Southside Regional Jail Officer Wayne Elliott, the facility’s Officer of the Quarter, has worked a lot of different types of jobs, but it’s all prepared him for what he’s doing at the jail.
Elliott, 40, grew up in Greensville County and graduated from Brunswick Academy in 1993. The son of two Corrections Department employees, Elliott grew up with a father who worked in maintenance and always did the jobs himself.
“He never called anybody,” Elliott said. “When something needed to be worked on, he did it himself, and growing up around that, I got used to working with my hands.”
However, as he grew up, Elliott wasn’t thinking about making a living this way.
“To be honest when I went through school I wanted to be a number cruncher,” Elliott recalled. “I went through Southside (Virginia Community College) and got a degree in Business Management.”
His mother convinced Elliott that perhaps going for a state job would be a good idea, and when Elliott crunched those numbers and saw the benefits and the retirement package available, he began to investigate, and got a job while he was still pursuing his degree working maintennance part-time for the Southampton Correctional facility.
In 2003, he put in for a job at a warehouse at the facility, but all non-security positions were frozen, so he applied to be an officer and was hired at the Greensville Correctional facility in Jarratt.
“I figured if I got in it would open doors for applying for other jobs,” Elliott said. “But enjoyed doing it.”
At Greensville, Elliott was trained to do a variety of jobs, which he found to be a very good thing.
“You always hear people talk about having jobs that are monotonous,” Elliott said. “You don’t have a chance for monotony in corrections because you’re dealing with different scenarios every day.”
After four years at the facility, Elliott was moved into transportation, a job he said opened his eyes to an array of experiences since it involved moving inmates for court appearances and medical appointments.
“You see a lot,” Elliott said. “I used to tell people in those eight years I felt like I went through medical school because of everything I saw and learned taking inmates to medical appointments.”
Elliott added he also got to see the entire state shuttling inmates to court appearances, and he enjoyed doing transports though it would occasionally lead to long days.
For example, he mentioned taking one inmate to the Medical College of Virginia for dialysis when something went wrong with the procedure and doctors had to respond to severe bleeding. Elliott said he worked an entire 24-hour cycle on that one shift due to the delays.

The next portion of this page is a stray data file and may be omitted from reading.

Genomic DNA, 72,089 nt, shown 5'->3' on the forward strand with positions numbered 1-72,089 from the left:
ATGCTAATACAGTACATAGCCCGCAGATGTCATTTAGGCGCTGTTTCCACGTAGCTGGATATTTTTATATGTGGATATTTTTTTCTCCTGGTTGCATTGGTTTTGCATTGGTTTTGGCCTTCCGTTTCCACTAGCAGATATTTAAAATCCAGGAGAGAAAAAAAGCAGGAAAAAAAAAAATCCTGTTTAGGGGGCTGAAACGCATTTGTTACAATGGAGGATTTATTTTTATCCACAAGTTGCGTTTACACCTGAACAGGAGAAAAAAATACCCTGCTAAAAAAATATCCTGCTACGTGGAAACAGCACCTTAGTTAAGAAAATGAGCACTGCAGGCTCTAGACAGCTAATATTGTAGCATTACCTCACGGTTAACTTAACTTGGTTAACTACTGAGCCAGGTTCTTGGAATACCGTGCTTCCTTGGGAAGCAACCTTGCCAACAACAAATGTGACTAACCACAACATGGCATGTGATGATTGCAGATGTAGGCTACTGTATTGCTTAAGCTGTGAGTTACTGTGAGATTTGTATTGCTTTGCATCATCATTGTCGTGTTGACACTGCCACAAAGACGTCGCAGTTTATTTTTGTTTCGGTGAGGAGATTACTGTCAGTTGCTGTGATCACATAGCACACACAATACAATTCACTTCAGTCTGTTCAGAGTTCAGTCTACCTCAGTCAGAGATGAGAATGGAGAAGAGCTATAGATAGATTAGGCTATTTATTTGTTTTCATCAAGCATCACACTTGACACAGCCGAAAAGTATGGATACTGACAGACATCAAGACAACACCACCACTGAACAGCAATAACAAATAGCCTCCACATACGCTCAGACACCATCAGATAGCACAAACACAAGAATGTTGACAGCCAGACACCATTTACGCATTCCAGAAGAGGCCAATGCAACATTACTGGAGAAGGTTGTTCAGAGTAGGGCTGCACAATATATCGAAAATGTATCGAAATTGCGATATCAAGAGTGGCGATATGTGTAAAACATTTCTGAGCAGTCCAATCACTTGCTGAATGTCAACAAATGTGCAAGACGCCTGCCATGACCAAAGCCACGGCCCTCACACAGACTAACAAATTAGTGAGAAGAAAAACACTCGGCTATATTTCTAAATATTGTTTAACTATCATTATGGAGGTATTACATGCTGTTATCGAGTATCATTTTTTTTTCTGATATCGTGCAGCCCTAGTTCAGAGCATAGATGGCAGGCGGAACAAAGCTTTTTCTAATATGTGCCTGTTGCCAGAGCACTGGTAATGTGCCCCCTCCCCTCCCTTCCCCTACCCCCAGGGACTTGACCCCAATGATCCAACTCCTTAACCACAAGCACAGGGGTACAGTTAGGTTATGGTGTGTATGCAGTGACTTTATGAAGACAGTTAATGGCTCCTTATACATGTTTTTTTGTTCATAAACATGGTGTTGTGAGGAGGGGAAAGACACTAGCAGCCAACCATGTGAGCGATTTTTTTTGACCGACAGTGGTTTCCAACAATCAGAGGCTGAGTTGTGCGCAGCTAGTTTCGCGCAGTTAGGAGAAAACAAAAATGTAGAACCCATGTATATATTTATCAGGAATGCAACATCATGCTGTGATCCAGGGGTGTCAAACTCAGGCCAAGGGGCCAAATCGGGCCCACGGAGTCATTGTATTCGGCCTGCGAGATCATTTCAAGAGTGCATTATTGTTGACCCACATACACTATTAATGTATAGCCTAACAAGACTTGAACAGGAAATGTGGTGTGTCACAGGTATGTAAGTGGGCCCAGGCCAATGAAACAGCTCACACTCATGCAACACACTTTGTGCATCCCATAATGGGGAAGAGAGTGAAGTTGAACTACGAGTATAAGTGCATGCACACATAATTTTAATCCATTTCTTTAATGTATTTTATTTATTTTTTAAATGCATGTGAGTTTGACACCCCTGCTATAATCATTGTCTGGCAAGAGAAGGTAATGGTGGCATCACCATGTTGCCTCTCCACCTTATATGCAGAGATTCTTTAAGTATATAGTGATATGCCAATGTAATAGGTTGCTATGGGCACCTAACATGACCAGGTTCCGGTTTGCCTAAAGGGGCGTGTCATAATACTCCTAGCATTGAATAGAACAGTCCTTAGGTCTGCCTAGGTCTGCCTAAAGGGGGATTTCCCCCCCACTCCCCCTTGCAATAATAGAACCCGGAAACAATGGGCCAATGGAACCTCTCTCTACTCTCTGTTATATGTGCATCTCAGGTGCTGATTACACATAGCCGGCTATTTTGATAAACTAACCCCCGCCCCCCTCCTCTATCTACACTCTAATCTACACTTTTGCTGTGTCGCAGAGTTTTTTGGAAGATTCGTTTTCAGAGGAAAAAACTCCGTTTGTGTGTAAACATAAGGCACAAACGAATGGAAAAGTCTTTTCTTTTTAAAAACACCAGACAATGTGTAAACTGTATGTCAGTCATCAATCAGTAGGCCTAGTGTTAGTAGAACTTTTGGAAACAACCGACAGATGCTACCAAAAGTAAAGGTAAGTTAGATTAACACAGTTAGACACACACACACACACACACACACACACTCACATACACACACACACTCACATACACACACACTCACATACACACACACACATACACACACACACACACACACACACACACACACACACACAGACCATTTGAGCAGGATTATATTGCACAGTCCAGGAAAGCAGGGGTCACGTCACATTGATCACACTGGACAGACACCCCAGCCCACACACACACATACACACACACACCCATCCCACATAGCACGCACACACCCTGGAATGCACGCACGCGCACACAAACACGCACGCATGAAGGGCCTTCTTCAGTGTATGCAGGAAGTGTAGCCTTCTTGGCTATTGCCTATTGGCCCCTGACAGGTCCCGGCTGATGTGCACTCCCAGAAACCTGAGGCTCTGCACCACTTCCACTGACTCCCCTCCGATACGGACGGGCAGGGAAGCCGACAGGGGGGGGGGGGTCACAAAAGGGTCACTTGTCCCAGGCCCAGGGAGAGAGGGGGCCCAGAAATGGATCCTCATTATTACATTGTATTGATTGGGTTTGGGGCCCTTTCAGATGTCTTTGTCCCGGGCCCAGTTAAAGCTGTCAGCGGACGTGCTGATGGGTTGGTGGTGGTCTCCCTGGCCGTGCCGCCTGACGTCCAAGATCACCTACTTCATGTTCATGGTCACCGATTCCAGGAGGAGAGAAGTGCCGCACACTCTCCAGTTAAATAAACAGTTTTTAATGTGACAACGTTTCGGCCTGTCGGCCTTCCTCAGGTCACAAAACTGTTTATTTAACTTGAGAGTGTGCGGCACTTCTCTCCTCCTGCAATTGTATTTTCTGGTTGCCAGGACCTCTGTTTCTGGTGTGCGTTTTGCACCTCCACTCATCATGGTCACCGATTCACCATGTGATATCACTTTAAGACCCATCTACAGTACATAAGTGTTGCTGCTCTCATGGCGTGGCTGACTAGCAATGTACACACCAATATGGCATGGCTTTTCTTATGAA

“I remember coming back to the prison after that and my shift was just getting to work for the next day,” Elliott said. “I had been on since the previous day.”
Elliott began to look around for other opporunities and found one with Southside Regional Jail in 2015, learning that the position for which he was applying would involve security work and maintenance work.
Another thing that appealed to him was the work schedule. Having done shift work for so long, the position at SSRJ offered a M-F schedule.
“I’ve enjoyed going all over the place, but I want my time at home too,” Elliott said. “And as I’ve gotten older, I’ve wanted to look for something a little more predictable as far as the hours go.”
The dual role he plays at the jail — being able to help with security and maintenance both — appeals greatly to Elliott, and he said he would probably serve out the rest of his career at the facility.
Earlier this month, Elliott was chosen as Officer of the Quarter and happened to be right outside the door when the supervisor’s meeting that resulted in him being chosen ended.
“My supervisor (Sgt. Jerry Rose) walked out of the room and looked at me and said ‘congratulations,’” Elliott said. “So I found out about it in about two minutes after it happened.”
Elliott said he was very honored by the choice but also said there are many others working at the jail who could have been picked.
“We have a lot of people here doing really good work,” Elliott said. “I feel like I’m just doing my job, but it’s also nice to be recognized for doing my job.”